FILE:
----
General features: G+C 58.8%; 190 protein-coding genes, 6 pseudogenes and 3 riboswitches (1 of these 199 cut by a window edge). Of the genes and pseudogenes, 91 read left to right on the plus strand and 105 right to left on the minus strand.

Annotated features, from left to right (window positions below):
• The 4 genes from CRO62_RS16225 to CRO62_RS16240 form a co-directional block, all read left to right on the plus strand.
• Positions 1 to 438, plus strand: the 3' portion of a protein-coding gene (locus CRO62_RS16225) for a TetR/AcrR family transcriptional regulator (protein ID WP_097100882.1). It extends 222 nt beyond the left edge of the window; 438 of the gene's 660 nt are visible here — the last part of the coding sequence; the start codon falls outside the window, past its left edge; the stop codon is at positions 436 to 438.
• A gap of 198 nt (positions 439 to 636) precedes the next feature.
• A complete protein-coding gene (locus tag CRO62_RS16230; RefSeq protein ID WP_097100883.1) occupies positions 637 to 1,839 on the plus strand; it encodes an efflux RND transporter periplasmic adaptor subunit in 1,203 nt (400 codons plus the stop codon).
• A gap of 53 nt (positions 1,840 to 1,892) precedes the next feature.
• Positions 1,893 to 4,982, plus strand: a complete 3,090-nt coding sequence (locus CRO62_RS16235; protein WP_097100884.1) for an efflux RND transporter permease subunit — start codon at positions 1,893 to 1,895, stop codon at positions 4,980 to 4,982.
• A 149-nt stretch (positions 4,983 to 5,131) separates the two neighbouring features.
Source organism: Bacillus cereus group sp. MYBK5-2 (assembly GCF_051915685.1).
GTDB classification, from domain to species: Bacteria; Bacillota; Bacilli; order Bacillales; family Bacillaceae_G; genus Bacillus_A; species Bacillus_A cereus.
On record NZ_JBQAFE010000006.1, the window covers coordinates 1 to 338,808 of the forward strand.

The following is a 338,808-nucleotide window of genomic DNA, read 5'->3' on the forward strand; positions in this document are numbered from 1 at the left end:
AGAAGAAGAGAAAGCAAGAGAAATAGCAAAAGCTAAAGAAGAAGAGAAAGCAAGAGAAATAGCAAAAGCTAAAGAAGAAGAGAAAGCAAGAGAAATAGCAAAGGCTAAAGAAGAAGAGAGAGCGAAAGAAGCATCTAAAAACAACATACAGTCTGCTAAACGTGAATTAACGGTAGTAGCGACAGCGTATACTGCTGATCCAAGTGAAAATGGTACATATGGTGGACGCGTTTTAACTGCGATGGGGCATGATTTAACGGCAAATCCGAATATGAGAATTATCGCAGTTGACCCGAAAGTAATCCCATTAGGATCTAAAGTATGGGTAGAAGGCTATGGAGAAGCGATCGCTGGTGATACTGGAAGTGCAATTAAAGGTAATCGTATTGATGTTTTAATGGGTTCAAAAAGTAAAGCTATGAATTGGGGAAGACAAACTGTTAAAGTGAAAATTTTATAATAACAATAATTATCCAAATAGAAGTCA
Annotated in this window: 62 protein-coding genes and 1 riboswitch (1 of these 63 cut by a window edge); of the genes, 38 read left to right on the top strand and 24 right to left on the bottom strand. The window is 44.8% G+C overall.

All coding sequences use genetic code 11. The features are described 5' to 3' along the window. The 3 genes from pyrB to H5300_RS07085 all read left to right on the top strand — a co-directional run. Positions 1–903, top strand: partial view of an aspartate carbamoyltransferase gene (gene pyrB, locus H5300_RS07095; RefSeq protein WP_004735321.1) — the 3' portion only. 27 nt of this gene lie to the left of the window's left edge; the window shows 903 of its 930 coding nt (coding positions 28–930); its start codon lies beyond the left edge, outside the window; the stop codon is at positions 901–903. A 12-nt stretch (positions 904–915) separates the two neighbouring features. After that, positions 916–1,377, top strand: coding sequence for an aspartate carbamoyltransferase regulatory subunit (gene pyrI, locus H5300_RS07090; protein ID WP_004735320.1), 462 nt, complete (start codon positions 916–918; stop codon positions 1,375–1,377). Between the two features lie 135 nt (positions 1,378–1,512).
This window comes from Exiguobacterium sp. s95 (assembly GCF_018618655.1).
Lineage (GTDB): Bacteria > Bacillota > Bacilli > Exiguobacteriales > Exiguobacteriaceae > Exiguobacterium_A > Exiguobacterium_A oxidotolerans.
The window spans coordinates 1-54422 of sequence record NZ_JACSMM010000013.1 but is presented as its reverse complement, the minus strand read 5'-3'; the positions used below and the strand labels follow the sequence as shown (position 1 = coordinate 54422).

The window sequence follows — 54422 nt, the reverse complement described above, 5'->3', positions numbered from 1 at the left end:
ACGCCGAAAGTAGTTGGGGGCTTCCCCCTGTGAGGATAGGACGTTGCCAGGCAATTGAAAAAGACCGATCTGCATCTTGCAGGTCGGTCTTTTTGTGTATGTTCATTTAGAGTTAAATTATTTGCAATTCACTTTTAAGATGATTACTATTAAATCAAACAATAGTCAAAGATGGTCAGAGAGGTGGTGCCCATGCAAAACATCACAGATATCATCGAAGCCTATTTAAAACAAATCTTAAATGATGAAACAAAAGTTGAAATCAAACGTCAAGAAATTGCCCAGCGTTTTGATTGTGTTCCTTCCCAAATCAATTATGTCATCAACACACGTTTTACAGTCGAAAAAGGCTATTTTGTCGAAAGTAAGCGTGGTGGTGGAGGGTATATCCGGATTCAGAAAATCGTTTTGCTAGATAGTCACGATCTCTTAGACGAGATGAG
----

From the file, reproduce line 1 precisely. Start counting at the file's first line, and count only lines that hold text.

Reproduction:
General features: G+C 58.8%; 190 protein-coding genes, 6 pseudogenes and 3 riboswitches (1 of these 199 cut by a window edge). Of the genes and pseudogenes, 91 read left to right on the plus strand and 105 right to left on the minus strand.